Nell Zink

The Wallcreeper

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The Wallcreeper Summary

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A belated coming-of-age novel, American author Nell Zink’s The Wallcreeper (2014) follows a disaffected young American woman, Tiffany, as she travels through Europe with her husband, Stephen, with whom she shares an open marriage and a passion for the environment. Zink initially wrote the novel to impress her pen pal, fellow author and environmentalist Jonathan Franzen, who subsequently brokered a six-figure deal for Zink’s second book.

The novel’s opening line introduces the affectless, ironic voice of Tiff, the narrator: “I was looking at the map when Stephen swerved, hit the rock, and occasioned the miscarriage.”

While Tiff vomits, Stephen is more concerned about the bird he swerved to avoid (unsuccessfully). It is a wallcreeper, and the couple takes it home to nurse it. They live in the city of Berne, Switzerland, where Stephen works as a marketer for a US company that makes medical devices. He is a passionate birdwatcher, but the collision with the wallcreeper causes the couple gradually to become more interested in serious environmental activism.

This shared interest increasingly becomes the only thing holding their emotionless marriage together. Stephen all but coerces Tiff into anal sex. This episode seriously damages their sexual closeness, but Stephen wants Tiff to have his children: “I feed, you breed.” She is resistant to the idea, suspecting that he wants a family because it will help him be promoted. She uses their newfound environmentalism to deflect him, revealing the shallowness of even this connection:

“‘What about global warming?’

“‘If it weren’t for global warming, we’d be under an ice sheet right now’ He gestured toward the mountains. ‘But look at us. Earth as far as the eye can see. I love global warming! And I love you!’”

Meanwhile, both partners begin affairs without discussing it. Tiff takes up with a younger man named Elvis, a simple-minded Montenegrin (although Stephen says, “He’s Syrian if he’s a day! ‘Elvis!’ It’s like a Filipino telemarketer calling himself Aragorn!’”

Tiff increasingly lives for sex with Elvis, a physical satisfaction that feels right to her. Unlike Stephen, who is content for Tiff to simply “breed,” Elvis thinks she should do something, use her brain. It goes badly.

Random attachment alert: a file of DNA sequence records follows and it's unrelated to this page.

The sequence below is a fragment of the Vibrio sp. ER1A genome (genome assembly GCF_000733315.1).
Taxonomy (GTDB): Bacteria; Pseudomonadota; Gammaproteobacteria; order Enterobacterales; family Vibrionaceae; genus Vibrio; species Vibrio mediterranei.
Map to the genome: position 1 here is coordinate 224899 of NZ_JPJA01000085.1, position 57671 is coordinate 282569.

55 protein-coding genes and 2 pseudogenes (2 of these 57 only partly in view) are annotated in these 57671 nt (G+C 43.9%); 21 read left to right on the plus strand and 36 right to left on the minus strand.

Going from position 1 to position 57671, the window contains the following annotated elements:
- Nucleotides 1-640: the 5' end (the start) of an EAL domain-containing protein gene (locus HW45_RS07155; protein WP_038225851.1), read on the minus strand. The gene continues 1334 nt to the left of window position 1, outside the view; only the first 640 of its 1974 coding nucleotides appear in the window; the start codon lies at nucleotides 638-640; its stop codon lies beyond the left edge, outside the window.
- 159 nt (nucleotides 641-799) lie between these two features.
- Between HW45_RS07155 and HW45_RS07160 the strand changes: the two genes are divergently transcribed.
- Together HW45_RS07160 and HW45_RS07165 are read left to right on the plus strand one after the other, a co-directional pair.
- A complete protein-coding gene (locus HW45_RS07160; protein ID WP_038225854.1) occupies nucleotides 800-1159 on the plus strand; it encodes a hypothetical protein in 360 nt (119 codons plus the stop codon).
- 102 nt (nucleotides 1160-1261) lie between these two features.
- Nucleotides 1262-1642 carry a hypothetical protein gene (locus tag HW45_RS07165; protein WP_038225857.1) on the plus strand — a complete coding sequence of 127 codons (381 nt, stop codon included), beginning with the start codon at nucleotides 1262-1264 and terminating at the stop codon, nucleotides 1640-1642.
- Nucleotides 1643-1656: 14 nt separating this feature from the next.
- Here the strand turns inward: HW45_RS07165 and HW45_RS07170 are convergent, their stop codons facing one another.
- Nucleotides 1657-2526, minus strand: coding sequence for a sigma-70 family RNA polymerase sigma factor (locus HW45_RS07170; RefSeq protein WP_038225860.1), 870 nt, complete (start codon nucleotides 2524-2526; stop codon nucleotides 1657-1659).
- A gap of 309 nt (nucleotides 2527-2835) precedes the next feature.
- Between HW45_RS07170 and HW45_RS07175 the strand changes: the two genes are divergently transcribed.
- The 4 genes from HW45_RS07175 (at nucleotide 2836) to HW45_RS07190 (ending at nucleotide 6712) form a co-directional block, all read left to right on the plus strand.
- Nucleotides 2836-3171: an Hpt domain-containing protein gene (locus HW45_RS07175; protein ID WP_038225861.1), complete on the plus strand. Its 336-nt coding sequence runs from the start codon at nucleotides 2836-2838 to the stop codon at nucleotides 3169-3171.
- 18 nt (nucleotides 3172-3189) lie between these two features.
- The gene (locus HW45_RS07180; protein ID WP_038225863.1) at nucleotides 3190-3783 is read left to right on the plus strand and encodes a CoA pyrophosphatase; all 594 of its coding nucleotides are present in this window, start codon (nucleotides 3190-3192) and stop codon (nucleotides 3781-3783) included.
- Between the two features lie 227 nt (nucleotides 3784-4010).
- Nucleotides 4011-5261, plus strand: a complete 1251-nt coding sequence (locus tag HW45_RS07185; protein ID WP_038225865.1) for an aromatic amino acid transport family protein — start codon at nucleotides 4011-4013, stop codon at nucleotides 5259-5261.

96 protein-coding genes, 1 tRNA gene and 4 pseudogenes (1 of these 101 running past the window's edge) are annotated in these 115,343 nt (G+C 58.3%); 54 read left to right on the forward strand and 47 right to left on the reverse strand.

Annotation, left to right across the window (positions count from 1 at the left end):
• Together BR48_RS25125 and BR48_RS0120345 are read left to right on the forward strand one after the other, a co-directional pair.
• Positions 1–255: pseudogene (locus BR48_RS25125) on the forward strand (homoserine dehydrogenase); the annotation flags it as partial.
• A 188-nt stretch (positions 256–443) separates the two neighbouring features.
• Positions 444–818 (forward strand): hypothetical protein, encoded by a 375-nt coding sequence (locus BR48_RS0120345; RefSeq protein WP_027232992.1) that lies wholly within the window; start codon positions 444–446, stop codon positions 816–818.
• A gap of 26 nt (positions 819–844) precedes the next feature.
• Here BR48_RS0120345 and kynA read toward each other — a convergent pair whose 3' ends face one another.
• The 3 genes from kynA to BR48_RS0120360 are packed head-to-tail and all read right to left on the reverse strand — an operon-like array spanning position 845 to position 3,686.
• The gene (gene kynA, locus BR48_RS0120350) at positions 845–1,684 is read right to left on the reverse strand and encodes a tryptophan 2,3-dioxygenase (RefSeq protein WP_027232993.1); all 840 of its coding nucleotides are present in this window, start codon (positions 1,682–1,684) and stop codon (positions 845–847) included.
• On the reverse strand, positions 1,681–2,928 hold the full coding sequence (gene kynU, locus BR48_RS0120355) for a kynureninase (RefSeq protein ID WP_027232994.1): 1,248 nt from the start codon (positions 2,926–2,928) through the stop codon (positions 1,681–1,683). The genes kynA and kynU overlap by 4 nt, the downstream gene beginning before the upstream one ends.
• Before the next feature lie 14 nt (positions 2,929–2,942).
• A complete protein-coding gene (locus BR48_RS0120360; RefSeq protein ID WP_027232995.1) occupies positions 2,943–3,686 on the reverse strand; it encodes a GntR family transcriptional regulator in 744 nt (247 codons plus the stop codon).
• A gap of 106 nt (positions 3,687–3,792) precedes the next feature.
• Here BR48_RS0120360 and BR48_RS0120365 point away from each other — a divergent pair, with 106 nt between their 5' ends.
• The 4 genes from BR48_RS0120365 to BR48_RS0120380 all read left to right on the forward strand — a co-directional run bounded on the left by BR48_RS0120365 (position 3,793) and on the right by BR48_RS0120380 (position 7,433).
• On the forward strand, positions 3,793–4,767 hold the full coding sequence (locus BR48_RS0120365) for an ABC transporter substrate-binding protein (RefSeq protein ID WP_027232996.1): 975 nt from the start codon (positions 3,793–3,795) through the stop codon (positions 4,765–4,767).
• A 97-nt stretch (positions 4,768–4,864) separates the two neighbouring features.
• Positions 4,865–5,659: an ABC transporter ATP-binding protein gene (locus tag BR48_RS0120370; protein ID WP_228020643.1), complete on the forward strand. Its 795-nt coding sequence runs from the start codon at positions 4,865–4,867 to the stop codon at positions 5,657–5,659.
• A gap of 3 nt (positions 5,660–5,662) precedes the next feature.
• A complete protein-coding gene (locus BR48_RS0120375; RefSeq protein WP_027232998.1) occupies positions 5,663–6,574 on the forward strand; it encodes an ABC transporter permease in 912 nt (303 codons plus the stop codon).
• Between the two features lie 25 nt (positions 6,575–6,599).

She takes a course in Berndeutsch, learns 10 verbs for work, and “then the ten weeks of the course were over and I didn’t know anything anymore, except that I would never look for a job.”

Stephen’s affair is with a colleague’s wife, who eventually pleads with Tiff to leave him, because she loves him more: “Her hands were pressed against her heart and she was taking the feeling of emptiness there very, very seriously—a hole in her heart only Stephen’s dick could fill.”

Tiff refuses, realizing that she loves Stephen more than she knew, but soon both are embarking on new affairs, occasioned by their environmental activism. With Birke, a young woman activist, Stephen begins working on a campaign called the Global Rivers Alliance to remove all the hydroelectric dams from the River Rhine.

Tiff follows him to conferences all over Europe. At one of these, she begins an affair with an activist named Olaf; Reverend Gernot, a German Anglican minister, persuades her to take up a river of her own: the Elbe.

Just as Tiff begins to become interested in rivers, Stephen grows disillusioned, annoyed that the river ecologists and biologists don’t take him seriously: “They hate me. The only thing they think laymen are good for is to supply emotional arguments that might make somebody put up with nature.”

While Tiff secretly begins sabotaging the stone banks of the Elbe under Gernot’s orders, Stephen begins surveying the birds of the Balkans. Tiff eventually follows him, and they are joined by her sister Constance, a professional stripper who sleeps with Stephen.

As a household, they relocate to Berlin. Tiff works—for a single night—at a club. There, she encounters Elvis again and is dismayed to realize how simple he is. She understands, for the first time in her life, that she has been wrong to let her body make her decisions for her. She decides to embrace her intellect, bringing her closer to Stephen.

Stephen and Tiff—alone this time—return to the Balkans, where they are happy, birding together and having sex in the wilderness. While skinny-dipping in cold water, Stephen has a heart attack and drowns.

Constance takes care of the paperwork while Tiff grieves and wonders what to do. Reverend Gernot offers her a house to live in, and she begins to write: “I had been treating myself as resources to be mined. Now I know I am the soil where I grow. In between wallpapering, I wrote The Wallcreeper.” Her story ends with a glance at her future: She will find a way to make a small, meaningful impact on river ecology through research and management.